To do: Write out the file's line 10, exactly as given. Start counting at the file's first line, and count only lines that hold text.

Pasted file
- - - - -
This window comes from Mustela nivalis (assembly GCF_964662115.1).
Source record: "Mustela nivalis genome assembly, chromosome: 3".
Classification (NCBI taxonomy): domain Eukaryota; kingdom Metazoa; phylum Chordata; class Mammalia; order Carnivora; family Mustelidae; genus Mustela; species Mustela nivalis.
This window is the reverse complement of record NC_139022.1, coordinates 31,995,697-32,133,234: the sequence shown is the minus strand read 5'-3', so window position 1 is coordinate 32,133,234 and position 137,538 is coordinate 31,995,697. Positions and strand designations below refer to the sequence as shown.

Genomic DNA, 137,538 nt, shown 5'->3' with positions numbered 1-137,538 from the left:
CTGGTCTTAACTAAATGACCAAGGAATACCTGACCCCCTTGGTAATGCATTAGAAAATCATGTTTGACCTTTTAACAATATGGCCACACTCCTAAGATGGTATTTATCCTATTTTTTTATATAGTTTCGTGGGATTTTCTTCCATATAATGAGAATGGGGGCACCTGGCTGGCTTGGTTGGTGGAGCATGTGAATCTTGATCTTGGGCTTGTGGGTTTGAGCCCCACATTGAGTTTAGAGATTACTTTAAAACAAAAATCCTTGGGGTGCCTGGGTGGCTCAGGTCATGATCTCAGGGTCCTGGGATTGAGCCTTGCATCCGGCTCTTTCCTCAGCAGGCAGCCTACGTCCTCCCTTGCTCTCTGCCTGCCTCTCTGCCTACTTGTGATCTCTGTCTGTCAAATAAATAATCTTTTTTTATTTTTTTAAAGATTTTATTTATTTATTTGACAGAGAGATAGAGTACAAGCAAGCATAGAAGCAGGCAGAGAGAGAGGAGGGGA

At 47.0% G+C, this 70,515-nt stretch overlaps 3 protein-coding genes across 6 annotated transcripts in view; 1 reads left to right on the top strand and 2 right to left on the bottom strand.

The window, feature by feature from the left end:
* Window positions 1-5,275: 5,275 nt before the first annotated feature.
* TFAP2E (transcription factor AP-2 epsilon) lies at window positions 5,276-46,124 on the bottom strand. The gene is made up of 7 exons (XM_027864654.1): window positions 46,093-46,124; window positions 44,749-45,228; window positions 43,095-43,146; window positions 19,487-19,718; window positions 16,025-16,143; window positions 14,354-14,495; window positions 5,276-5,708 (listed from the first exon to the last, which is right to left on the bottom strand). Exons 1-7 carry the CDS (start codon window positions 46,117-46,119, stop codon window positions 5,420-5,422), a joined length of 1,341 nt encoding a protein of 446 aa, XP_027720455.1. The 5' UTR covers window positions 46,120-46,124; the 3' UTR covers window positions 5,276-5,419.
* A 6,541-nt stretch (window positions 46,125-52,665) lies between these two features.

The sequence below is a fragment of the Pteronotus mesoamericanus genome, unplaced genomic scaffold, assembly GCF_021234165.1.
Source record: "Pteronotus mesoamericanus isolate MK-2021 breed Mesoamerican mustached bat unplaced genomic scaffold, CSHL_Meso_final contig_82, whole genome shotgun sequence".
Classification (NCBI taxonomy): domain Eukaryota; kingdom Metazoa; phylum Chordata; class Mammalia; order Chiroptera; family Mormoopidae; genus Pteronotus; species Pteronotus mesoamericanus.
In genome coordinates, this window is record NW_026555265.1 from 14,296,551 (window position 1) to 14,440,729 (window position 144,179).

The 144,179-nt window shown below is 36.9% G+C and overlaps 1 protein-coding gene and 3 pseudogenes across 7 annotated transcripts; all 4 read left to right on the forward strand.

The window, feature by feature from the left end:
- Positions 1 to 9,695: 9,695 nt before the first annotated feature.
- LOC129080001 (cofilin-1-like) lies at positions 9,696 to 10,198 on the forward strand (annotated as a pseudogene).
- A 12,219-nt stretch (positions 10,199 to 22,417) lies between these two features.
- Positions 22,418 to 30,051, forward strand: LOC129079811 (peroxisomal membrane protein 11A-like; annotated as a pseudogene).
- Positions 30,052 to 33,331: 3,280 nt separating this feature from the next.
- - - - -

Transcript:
* TFAP2E (transcription factor AP-2 epsilon) lies at window positions 5,276-46,124 on the bottom strand. The gene is made up of 7 exons (XM_027864654.1): window positions 46,093-46,124; window positions 44,749-45,228; window positions 43,095-43,146; window positions 19,487-19,718; window positions 16,025-16,143; window positions 14,354-14,495; window positions 5,276-5,708 (listed from the first exon to the last, which is right to left on the bottom strand). Exons 1-7 carry the CDS (start codon window positions 46,117-46,119, stop codon window positions 5,420-5,422), a joined length of 1,341 nt encoding a protein of 446 aa, XP_027720455.1. The 5' UTR covers window positions 46,120-46,124; the 3' UTR covers window positions 5,276-5,419.